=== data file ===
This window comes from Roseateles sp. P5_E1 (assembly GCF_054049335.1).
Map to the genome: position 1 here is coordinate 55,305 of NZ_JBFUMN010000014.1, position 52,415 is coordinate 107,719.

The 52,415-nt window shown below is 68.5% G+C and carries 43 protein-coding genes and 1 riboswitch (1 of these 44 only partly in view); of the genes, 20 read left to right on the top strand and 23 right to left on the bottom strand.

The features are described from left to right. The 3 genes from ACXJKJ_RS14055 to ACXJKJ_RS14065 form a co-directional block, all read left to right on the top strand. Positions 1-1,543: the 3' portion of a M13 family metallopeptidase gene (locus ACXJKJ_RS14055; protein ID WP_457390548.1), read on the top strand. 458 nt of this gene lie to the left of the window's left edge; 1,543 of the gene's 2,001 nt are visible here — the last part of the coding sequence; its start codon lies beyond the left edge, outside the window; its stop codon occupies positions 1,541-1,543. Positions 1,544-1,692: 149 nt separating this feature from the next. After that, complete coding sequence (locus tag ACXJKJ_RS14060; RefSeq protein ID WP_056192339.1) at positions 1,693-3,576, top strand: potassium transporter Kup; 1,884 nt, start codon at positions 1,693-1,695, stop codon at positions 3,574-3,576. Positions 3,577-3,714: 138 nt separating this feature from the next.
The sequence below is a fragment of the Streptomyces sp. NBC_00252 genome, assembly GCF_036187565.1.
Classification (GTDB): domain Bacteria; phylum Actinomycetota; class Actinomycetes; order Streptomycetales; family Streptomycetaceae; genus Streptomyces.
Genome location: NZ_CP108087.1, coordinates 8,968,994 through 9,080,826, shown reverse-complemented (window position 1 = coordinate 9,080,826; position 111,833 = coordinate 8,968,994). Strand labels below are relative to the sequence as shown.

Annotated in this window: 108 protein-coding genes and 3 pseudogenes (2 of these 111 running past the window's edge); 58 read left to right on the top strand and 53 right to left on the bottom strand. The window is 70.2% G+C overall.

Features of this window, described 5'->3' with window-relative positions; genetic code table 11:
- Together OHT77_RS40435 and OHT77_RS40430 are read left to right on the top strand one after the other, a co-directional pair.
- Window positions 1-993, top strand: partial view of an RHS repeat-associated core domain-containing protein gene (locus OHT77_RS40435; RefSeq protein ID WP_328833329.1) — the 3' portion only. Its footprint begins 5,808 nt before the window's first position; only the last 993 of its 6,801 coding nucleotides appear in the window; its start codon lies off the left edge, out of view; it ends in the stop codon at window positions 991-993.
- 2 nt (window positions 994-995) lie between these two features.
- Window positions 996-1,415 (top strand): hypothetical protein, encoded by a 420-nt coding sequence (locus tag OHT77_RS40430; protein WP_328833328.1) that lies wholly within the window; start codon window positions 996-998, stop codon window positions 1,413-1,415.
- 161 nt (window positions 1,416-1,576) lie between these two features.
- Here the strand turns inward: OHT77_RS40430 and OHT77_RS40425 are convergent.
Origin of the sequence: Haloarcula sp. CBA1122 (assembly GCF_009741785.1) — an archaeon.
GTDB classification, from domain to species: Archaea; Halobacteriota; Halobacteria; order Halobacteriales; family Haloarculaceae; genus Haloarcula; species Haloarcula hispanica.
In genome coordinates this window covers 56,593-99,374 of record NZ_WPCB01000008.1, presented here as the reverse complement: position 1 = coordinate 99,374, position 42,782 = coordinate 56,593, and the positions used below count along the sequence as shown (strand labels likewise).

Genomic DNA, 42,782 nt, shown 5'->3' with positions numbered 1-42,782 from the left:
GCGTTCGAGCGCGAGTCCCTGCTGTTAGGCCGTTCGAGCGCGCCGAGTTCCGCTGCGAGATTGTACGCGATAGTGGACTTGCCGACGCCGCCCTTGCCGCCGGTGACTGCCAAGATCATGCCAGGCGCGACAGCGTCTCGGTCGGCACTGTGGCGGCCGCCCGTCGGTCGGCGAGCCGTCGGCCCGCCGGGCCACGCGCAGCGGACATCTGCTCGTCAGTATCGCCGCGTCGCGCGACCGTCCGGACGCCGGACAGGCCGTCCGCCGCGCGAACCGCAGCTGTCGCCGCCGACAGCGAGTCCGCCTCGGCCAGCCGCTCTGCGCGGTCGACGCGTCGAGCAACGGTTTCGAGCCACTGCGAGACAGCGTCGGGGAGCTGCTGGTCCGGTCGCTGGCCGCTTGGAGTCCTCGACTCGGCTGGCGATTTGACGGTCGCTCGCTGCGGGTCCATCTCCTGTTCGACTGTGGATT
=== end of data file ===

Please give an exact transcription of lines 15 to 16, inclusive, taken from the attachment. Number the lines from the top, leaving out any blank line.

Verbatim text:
- Here the strand turns inward: OHT77_RS40430 and OHT77_RS40425 are convergent.
Origin of the sequence: Haloarcula sp. CBA1122 (assembly GCF_009741785.1) — an archaeon.